May 2005
Volume 46, Issue 13
ARVO Annual Meeting Abstract  |   May 2005
Automated Pattern Recognition for the Detection Diabetic Changes in Digital Fundus Images
Author Affiliations & Notes
  • J. Forsstrom
    Mikkeli Polytechnic, Mikkeli, Finland
  • V. Kalesnykiene
    University of Kuopio, Kuopio, Finland
  • M. Kuivalainen
    Lappeenranta University of Technology, Lappeenranta, Finland
  • I. Sorri
    University of Kuopio, Kuopio, Finland
  • H. Uusitalo
    University of Kuopio, Kuopio, Finland
  • J. Kämäräinen
    Lappeenranta University of Technology, Lappeenranta, Finland
  • Footnotes
    Commercial Relationships  J. Forsstrom, None; V. Kalesnykiene, None; M. Kuivalainen, None; I. Sorri, None; H. Uusitalo, None; J. Kämäräinen, None.
  • Footnotes
    Support  None.
Investigative Ophthalmology & Visual Science May 2005, Vol.46, 3958. doi:
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      J. Forsstrom, V. Kalesnykiene, M. Kuivalainen, I. Sorri, H. Uusitalo, J. Kämäräinen; Automated Pattern Recognition for the Detection Diabetic Changes in Digital Fundus Images . Invest. Ophthalmol. Vis. Sci. 2005;46(13):3958.

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      © ARVO (1962-2015); The Authors (2016-present)

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Abstract: : Purpose: To automatically classify fundus images as suspected diabetic retinopathy or normal, in order to decrease the amount of fundus images to be reviewed by a specialist in broad–scale screening for diabetic retinopathy Methods: Pattern recognitions algorithms were developed for off–line analysis of the fundus image. Uncompressed 50 degrees colored tiff–images with 1500x1150 resolution were used. The algorithms recognize different lesions (red small dots, i.e. microaneurysms and very small hemorrhages, normal hemorrhages and soft and hard exudates) as well as blood vessels, papilla and light reflection artefacts. A quality control algorithm was implemented to reject bad quality images. For lesion detection, brightness normalization was used. Vessel detection was based on structural analysis, being robust against light conditions. The algorithms were tested using a test set of 45 images, where 20 were lesion free. The images were annotated by a specialist. Results: For screening purposes, high sensitivy is important, while the specifity and ability to analyze images of poor quality is less critical. It has been important to combine the lesion detection with vessel and artefact detection to increase the specifity, which in turn allows adjusting the algorithms for higher sensitivity. The measured sensitivity for hard and soft exudates, together, was 90.5% (in the test set 21 images of 45 contained exudates), 100% for hemorrhages (existed in 26 images) and 96% for red small dots (existed in 25 images). The specifity was 75% for exudates, 65% for hemorrhages and 65% for red small dots. It is noted that combining the findings of different lesions will increase sensitivity and decrease specifity. With the given results, an adjustment towards higher specifity is possible. Conclusions: The results indicate that the developed algorithms and combination of them have potential to become a first phase screening tool, saving work from specialists in broad–scale screening.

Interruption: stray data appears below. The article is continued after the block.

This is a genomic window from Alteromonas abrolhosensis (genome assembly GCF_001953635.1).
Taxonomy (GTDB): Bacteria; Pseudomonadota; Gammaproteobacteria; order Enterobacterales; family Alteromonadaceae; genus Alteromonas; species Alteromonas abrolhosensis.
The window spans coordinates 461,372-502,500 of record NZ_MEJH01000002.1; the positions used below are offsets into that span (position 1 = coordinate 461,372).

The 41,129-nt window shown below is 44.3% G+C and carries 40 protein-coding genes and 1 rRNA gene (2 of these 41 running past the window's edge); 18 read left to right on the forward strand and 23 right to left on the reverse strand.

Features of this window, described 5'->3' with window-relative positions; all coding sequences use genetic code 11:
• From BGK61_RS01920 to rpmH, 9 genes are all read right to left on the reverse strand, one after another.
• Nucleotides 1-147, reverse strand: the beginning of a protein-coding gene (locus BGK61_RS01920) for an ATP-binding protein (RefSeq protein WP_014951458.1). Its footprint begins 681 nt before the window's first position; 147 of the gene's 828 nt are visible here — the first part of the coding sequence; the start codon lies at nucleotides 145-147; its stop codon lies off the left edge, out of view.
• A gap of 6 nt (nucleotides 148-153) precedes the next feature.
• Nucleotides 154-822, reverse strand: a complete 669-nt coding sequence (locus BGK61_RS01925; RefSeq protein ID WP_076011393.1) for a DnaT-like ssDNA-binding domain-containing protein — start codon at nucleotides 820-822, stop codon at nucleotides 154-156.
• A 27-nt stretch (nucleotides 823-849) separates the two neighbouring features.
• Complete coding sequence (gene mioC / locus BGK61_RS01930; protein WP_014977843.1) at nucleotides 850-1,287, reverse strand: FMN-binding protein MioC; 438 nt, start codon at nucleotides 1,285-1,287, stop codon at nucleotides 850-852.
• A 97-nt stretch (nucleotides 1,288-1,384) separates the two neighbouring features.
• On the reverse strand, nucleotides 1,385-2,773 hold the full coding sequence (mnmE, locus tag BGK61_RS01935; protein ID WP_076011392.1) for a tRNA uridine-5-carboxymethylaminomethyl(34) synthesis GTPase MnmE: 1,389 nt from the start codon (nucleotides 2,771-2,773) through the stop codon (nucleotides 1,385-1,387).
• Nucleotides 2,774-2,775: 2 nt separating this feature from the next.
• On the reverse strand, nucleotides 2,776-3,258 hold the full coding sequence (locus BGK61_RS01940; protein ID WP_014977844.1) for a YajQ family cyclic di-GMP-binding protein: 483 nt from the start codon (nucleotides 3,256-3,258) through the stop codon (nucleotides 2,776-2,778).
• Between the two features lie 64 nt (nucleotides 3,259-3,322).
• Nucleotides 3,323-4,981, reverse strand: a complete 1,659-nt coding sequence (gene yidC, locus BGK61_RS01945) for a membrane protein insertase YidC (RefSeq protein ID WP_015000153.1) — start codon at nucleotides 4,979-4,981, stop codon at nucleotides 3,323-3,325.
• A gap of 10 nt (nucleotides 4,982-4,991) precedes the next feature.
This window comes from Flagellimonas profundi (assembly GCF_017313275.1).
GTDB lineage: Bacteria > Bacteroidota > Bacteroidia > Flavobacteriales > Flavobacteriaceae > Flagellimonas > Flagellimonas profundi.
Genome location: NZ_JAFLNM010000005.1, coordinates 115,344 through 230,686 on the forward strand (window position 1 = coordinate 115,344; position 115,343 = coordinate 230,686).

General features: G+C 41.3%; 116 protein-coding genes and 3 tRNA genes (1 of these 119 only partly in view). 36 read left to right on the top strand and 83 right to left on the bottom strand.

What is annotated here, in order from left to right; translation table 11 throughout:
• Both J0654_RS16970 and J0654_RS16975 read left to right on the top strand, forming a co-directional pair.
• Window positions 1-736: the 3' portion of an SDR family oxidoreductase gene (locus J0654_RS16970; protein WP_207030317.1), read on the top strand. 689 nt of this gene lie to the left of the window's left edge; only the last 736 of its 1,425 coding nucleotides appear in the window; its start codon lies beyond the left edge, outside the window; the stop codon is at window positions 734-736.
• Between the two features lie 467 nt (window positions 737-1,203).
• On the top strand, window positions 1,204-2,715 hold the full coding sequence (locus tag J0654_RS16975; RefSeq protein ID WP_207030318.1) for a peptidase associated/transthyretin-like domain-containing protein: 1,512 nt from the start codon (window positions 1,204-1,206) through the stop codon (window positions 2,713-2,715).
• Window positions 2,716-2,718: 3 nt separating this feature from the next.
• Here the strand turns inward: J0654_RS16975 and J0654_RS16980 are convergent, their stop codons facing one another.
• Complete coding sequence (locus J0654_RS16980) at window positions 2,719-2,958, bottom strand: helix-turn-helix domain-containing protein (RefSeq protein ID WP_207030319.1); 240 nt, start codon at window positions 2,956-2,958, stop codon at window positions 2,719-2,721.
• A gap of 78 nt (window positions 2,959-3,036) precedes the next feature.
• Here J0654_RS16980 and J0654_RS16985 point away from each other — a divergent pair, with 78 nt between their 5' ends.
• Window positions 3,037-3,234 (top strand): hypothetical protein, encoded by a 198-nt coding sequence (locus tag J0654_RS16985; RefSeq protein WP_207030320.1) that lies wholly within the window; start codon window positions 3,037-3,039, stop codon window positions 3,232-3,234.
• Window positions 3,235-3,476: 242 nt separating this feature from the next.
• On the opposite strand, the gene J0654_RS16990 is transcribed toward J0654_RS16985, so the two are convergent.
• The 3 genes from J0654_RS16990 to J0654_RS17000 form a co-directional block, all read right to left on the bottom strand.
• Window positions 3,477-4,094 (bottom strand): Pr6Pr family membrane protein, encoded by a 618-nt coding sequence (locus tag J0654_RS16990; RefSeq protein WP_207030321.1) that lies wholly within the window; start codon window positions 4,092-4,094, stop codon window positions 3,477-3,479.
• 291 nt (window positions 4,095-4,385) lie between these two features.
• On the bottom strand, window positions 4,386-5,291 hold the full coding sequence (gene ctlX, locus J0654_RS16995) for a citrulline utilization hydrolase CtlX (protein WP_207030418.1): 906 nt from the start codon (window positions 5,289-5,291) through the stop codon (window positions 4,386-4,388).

Keywords: diabetic retinopathy • detection • retina 

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